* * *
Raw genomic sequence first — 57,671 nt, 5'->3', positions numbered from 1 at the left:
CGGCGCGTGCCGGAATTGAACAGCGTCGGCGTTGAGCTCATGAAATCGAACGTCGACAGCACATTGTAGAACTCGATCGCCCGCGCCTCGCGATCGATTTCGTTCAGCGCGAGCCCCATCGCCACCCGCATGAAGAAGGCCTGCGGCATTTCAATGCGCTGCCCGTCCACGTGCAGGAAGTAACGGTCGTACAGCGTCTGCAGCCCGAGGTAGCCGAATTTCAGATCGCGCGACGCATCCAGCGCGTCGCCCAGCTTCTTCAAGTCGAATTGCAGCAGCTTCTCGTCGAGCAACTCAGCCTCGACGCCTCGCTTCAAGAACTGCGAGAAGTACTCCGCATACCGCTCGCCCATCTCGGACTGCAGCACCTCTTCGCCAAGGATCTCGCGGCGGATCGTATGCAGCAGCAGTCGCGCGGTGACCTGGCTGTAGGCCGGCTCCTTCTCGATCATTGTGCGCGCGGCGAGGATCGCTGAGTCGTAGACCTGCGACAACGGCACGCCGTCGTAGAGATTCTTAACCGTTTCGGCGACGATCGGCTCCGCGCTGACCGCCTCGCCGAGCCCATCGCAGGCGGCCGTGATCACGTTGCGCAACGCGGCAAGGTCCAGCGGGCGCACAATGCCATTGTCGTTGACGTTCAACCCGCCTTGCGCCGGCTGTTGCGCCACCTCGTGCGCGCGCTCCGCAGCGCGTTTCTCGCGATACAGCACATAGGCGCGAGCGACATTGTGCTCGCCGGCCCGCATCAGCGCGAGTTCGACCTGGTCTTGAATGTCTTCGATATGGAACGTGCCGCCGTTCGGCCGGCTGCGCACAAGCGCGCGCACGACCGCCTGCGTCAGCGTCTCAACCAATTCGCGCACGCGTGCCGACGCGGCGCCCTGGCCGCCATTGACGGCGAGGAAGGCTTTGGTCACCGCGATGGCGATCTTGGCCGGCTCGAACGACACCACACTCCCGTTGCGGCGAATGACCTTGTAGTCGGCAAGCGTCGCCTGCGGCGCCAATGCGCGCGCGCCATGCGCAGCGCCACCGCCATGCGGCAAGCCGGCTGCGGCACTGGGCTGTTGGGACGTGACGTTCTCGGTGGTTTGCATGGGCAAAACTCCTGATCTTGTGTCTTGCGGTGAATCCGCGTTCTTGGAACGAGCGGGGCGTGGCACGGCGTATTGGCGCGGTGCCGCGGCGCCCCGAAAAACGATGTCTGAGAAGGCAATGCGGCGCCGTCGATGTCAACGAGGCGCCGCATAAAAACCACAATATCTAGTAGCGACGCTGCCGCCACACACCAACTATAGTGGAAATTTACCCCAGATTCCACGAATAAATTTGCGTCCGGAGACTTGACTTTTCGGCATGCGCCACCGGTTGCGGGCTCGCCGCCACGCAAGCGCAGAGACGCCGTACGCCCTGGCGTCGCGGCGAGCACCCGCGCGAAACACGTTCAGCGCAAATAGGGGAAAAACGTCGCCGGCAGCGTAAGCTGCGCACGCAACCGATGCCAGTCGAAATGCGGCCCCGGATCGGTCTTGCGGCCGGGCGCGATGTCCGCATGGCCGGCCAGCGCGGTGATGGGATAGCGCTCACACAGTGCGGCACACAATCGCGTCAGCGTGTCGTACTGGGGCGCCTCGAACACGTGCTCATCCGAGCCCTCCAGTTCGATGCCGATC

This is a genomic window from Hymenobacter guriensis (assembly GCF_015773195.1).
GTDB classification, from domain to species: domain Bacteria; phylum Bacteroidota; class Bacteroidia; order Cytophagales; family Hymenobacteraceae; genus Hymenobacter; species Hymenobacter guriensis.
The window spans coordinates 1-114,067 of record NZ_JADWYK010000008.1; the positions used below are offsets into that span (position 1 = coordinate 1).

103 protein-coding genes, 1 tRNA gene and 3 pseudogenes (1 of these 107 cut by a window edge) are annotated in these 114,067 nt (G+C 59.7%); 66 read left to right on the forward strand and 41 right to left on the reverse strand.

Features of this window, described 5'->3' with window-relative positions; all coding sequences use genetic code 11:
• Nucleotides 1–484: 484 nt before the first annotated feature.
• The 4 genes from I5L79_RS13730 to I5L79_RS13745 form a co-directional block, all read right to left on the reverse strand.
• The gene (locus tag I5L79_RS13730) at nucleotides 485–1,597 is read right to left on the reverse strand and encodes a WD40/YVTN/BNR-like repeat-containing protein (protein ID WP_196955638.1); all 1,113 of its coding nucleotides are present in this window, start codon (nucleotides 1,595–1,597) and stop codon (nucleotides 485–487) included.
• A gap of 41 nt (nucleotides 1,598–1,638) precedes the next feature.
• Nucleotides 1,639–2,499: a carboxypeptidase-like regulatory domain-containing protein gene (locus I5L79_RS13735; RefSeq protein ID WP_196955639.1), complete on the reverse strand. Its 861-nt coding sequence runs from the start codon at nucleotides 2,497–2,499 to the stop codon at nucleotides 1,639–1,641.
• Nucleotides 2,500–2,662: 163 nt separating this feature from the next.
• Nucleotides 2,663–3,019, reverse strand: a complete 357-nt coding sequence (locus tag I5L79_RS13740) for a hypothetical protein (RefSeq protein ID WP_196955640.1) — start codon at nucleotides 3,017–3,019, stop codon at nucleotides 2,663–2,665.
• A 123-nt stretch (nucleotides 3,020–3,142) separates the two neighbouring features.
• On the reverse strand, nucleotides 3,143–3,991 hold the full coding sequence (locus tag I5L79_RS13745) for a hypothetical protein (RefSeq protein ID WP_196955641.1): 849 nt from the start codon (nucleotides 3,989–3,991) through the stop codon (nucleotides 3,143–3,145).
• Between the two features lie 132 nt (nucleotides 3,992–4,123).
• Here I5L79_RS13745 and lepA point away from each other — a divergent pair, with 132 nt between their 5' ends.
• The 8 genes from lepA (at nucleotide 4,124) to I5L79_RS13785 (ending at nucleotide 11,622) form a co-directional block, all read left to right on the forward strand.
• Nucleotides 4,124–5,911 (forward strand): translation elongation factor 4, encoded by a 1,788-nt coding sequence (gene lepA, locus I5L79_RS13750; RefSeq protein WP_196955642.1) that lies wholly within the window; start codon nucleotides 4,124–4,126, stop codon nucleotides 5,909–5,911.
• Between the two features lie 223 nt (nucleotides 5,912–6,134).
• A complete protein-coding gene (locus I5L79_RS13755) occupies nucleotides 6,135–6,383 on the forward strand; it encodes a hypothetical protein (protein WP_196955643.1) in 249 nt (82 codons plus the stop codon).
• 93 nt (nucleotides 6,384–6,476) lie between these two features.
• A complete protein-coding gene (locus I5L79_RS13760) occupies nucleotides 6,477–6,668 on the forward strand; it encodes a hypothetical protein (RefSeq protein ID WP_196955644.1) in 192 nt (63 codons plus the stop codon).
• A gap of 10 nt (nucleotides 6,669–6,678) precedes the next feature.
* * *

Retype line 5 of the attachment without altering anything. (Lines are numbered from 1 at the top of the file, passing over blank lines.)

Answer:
The window spans coordinates 1-114,067 of record NZ_JADWYK010000008.1; the positions used below are offsets into that span (position 1 = coordinate 1).